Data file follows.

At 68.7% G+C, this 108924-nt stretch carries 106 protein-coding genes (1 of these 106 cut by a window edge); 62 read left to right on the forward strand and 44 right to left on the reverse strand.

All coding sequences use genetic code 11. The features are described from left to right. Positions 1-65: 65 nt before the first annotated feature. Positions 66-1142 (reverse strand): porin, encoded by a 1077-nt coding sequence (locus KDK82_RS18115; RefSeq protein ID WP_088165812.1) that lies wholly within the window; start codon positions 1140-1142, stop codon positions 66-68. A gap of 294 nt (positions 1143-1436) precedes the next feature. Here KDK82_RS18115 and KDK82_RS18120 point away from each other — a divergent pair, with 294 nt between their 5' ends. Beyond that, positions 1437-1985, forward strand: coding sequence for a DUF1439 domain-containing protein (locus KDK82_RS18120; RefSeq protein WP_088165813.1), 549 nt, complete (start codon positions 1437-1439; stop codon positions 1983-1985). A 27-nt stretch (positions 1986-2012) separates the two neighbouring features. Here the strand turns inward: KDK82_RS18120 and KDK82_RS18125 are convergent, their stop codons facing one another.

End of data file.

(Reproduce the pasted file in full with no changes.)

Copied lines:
At 68.7% G+C, this 108924-nt stretch carries 106 protein-coding genes (1 of these 106 cut by a window edge); 62 read left to right on the forward strand and 44 right to left on the reverse strand.

All coding sequences use genetic code 11. The features are described from left to right. Positions 1-65: 65 nt before the first annotated feature. Positions 66-1142 (reverse strand): porin, encoded by a 1077-nt coding sequence (locus KDK82_RS18115; RefSeq protein ID WP_088165812.1) that lies wholly within the window; start codon positions 1140-1142, stop codon positions 66-68. A gap of 294 nt (positions 1143-1436) precedes the next feature. Here KDK82_RS18115 and KDK82_RS18120 point away from each other — a divergent pair, with 294 nt between their 5' ends. Beyond that, positions 1437-1985, forward strand: coding sequence for a DUF1439 domain-containing protein (locus KDK82_RS18120; RefSeq protein WP_088165813.1), 549 nt, complete (start codon positions 1437-1439; stop codon positions 1983-1985). A 27-nt stretch (positions 1986-2012) separates the two neighbouring features. Here the strand turns inward: KDK82_RS18120 and KDK82_RS18125 are convergent, their stop codons facing one another.